As a big fan of Wes Anderson, it’s a real shame that my two most recent watches of his work have been complete duds. Maybe this is due to the fact that I left his least interesting films until the very end, or at least the ones I thought wouldn’t be interesting in the slightest. While Bottle Rocket isn’t an interesting film, it isn’t a bad one either, and that makes things considerably worse for me. It’s harder to talk about a film that is competently made, yet elicits no emotional response, than to talk of a bad movie.
It’s really difficult to write about a movie that is just okay, and that’s exactly what Bottle Rocket is. It didn’t inspire anger or love; it didn’t inspire anything at all if I’m completely honest. There are well rounded performances from the leading trio, consisting of Dignan (Owen Wilson), Anthony Adams (Luke Wilson) and Bob Mapplethorpe (Robert Musgrave). The three have great chemistry with one another, and the film follows their attempts at building up to a great bank heist that will see them set for life.
But as this is an Anderson comedy, you’ll have the expected tropes of his direction. What surprises me most of all though is that his typical style, symmetry and colourful pastiche is lacking entirely. Instead of his lovingly crafted, bright sets that masquerade darker plots and intentions, Bottle Rocket feels like a quickly thrown together drama piece. Lacking the ambitious style of his later work, it’s always nice to see where Anderson’s inspiration came from, however there’s nothing that really connects this piece of work with the rest of his artistically channelled filmography.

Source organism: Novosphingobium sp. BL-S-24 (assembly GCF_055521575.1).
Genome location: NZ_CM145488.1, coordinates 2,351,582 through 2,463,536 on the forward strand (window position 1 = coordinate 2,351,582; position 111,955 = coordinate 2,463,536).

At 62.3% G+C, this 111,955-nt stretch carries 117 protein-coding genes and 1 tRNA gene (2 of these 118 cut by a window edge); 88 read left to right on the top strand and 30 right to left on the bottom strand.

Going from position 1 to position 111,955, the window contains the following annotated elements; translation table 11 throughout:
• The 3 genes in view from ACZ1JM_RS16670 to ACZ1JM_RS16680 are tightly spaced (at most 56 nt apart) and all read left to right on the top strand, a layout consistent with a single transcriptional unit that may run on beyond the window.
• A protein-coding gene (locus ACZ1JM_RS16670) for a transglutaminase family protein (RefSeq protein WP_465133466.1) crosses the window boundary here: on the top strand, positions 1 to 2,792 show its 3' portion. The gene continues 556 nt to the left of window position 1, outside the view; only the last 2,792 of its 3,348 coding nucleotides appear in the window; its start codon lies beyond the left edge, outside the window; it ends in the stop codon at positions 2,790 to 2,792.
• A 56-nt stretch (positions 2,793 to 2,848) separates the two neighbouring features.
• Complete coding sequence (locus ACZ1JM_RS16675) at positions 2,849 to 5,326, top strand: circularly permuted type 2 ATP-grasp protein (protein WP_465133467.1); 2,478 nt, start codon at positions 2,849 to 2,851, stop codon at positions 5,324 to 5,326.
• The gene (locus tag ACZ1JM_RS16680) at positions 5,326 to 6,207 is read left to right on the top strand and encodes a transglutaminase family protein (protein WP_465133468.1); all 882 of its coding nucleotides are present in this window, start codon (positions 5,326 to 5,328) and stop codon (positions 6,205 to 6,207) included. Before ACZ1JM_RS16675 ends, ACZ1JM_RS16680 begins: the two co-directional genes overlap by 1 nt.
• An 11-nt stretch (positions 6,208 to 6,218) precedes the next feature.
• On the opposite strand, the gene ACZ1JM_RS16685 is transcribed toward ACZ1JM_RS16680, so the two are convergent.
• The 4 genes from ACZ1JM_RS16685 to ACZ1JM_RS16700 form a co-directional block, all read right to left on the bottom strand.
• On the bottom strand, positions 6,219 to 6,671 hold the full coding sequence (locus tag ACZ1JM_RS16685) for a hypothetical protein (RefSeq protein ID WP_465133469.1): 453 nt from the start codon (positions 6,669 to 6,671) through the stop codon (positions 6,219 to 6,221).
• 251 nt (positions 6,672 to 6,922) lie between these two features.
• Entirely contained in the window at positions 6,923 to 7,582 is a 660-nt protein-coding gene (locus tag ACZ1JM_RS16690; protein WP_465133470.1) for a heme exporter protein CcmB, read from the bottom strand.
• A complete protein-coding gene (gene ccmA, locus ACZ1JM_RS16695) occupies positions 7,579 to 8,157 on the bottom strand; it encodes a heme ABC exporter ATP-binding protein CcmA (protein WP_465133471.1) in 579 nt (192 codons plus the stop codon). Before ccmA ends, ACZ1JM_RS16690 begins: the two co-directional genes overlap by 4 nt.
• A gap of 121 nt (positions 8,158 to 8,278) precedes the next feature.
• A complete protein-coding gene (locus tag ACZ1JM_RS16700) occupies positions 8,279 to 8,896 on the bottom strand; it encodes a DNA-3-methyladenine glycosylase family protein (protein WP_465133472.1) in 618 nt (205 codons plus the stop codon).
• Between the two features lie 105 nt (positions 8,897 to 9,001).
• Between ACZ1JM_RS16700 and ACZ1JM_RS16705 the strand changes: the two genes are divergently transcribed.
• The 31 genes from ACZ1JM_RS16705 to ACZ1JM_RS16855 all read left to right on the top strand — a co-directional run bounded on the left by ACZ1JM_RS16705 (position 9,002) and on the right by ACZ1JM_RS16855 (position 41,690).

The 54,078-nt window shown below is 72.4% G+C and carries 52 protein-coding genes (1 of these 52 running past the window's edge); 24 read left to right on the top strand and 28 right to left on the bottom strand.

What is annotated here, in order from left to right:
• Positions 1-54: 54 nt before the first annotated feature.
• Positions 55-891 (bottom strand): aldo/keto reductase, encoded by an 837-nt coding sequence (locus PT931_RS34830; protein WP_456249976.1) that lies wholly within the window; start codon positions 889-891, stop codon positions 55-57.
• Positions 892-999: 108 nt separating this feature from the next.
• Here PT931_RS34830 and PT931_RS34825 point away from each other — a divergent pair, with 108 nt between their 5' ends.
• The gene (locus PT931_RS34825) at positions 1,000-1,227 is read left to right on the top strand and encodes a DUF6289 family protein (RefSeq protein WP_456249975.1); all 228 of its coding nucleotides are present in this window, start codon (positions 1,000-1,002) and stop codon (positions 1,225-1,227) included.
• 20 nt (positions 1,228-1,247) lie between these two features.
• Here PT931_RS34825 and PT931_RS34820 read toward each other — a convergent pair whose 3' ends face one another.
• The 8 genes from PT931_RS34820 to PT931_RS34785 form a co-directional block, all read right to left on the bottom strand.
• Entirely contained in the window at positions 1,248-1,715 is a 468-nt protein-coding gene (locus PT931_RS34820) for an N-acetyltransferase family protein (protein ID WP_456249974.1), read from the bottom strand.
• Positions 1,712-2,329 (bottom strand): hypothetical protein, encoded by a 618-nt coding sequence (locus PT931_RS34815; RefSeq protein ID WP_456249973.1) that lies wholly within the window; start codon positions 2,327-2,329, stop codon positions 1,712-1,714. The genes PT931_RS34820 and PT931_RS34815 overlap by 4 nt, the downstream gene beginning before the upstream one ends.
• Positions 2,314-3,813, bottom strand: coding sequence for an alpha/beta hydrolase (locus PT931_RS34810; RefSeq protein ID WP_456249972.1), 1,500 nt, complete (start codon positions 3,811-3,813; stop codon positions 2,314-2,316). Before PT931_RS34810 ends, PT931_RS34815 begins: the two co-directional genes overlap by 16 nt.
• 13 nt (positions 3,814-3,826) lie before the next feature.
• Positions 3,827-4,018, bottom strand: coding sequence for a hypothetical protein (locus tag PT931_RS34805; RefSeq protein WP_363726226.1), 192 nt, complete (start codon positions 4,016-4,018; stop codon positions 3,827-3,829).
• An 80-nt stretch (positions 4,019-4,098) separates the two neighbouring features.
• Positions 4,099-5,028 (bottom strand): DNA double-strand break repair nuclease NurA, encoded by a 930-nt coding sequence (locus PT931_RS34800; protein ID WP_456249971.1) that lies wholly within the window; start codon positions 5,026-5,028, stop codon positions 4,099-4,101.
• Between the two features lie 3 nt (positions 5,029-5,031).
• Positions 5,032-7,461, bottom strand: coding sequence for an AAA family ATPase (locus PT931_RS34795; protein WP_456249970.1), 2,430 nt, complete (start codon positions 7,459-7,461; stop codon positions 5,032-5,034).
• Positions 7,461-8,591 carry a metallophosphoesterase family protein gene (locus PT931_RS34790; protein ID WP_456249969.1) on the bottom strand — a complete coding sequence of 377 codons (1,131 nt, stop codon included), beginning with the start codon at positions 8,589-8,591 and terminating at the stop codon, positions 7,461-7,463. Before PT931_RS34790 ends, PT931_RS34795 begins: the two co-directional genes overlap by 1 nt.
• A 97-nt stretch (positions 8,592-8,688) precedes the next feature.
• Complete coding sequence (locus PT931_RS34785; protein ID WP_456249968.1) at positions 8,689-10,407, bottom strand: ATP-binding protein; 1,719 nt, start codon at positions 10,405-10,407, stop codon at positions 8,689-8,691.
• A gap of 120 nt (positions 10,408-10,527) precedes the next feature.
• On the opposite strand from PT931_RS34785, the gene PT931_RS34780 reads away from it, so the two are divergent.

At least then, that means his direction can instead focus on the performances within, rather than the ever sweet and often sickening sets he usually provides. It’s a shame then that Luke and Owen Wilson do little to bring the script to life. There are a few throwaway jokes within that do provide some comedic engagement, however outside of that there’s little enjoyment to be had.
While it’s surprising to see James Caan in this movie, he doesn’t really inspire a lot of confidence. Maybe then the script, written by Anderson and Wilson, needed a lot more work done to it. There’s only so far the competent direction can take you, and outside of the odd line or two, there really is little of interest within the story.
Still, it’s always interesting to see where a director has started, and that’s just what Bottle Rocket is. A presumed footnote to a career that would go on to direct better. A glanced over piece for the actors involved, as they went on to or have previously starred in so much better. But I don’t regret my time with Bottle Rocket, it felt a lot shorter than I had expected it to be.